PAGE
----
The Biden administration must use its authority to halt all deportations and expulsions during the pandemic. While a judge in Texas recently put a hold on the Biden team’s 100-day moratorium on deportations, they retain executive discretion to deprioritize removals; moreover, neither the administration’s original moratorium nor the judge’s order said anything about Title 42 expulsions, even though these represent in many ways an even more flagrant denial of due process and pose the same risk to public health as other kinds of deportation.

DHS’s announcement about “Remain in Mexico” this week is plainly a step in the right direction, but it falls perilously short of the changes that are needed to fully protect human rights. Please join UUSC in calling on Biden and Harris’s team to keep their promises to asylum-seekers and restore access to humanitarian protection at our borders.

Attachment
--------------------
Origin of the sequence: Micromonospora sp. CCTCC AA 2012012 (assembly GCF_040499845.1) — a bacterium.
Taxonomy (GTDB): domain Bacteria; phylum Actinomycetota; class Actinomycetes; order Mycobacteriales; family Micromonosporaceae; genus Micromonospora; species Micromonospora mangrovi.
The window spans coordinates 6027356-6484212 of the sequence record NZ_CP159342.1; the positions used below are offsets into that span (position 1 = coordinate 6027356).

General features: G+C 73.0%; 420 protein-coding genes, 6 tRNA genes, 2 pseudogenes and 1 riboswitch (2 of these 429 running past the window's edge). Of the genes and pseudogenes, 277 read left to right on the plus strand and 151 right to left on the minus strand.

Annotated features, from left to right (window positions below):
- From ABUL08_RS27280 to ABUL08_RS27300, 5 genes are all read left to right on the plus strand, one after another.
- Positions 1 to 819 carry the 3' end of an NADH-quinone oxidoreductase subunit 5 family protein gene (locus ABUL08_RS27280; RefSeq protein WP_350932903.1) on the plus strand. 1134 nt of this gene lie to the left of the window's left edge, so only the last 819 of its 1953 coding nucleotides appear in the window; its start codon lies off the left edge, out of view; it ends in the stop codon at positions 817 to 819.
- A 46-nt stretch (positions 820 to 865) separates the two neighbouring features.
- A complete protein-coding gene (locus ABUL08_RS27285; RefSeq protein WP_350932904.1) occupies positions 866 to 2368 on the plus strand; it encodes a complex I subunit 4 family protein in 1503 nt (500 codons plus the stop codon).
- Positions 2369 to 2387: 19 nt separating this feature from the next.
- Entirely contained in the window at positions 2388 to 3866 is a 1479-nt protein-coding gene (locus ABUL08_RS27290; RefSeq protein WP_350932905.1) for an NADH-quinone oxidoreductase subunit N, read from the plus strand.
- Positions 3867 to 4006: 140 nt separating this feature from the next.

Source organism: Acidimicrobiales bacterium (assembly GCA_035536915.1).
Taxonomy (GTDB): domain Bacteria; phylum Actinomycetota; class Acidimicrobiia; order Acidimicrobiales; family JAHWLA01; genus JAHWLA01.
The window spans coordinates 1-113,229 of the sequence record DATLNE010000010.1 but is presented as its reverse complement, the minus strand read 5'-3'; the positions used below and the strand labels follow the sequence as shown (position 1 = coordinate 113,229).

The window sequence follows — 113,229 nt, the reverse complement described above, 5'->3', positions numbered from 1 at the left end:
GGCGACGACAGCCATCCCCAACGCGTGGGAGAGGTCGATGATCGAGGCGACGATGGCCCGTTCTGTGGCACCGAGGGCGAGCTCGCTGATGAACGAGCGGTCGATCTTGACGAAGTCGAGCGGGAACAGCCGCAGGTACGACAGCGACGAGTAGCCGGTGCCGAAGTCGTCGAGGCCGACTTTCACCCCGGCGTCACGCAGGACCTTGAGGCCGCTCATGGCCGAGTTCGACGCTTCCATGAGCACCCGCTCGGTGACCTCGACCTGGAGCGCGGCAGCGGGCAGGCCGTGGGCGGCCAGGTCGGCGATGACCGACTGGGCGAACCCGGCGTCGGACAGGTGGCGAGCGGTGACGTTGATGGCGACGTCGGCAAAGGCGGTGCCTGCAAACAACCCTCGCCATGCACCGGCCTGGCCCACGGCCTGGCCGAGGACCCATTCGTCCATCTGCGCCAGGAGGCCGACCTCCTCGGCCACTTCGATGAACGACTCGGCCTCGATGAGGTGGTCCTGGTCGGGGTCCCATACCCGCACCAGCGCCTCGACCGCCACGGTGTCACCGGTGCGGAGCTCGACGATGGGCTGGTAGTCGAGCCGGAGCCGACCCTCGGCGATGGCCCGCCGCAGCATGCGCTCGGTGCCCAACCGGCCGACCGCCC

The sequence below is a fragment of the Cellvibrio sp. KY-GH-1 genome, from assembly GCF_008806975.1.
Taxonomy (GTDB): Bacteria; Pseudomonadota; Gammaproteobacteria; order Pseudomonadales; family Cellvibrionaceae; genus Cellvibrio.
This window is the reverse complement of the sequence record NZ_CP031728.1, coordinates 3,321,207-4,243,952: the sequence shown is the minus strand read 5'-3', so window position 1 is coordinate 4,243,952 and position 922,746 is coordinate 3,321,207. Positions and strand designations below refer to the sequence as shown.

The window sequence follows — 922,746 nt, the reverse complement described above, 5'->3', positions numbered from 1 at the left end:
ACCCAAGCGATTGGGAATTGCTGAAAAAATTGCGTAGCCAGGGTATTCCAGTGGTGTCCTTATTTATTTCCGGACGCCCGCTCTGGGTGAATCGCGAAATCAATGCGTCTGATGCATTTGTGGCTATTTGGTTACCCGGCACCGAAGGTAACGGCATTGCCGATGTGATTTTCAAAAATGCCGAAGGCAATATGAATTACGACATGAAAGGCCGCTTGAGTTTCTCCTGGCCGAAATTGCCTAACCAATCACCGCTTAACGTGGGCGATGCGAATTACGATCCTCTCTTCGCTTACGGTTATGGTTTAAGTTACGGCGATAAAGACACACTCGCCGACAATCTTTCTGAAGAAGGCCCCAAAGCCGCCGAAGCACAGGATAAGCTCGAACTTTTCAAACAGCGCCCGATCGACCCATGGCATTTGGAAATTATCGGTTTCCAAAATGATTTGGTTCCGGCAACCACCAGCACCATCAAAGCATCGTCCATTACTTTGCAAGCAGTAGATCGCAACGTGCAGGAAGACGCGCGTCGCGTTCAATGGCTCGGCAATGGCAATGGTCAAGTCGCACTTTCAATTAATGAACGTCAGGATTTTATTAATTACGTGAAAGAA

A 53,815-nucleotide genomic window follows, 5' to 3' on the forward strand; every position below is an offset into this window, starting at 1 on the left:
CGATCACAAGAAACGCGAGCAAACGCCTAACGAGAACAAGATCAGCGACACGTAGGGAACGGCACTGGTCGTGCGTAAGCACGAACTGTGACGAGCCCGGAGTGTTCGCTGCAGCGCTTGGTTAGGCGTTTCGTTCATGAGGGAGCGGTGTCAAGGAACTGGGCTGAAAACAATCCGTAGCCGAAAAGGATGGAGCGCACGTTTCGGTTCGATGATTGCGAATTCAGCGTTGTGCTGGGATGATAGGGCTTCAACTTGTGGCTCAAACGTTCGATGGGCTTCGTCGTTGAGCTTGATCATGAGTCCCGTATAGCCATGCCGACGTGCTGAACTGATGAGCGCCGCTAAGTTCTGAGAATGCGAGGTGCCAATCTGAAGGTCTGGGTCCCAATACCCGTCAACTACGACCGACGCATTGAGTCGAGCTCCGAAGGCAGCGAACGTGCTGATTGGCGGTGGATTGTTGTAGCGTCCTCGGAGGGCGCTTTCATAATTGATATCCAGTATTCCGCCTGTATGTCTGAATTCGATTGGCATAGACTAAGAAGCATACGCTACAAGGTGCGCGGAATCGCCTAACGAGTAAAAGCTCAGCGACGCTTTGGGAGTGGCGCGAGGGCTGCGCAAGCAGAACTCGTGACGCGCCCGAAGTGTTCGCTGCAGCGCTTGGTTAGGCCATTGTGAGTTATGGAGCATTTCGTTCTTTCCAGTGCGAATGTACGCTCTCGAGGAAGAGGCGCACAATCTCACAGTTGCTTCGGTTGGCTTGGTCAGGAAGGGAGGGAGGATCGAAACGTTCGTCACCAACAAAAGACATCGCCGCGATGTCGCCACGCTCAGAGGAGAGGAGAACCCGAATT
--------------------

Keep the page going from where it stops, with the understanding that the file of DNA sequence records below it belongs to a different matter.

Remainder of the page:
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About UUSC: Guided by the belief that all people have inherent worth and dignity, UUSC advances human rights globally by partnering with affected communities who are confronting injustice, mobilizing to challenge oppressive systems, and inspiring and sustaining spiritually grounded activism for justice. We invite you to join us in this journey toward realizing a better future!

Image Credit: iStock – tatakis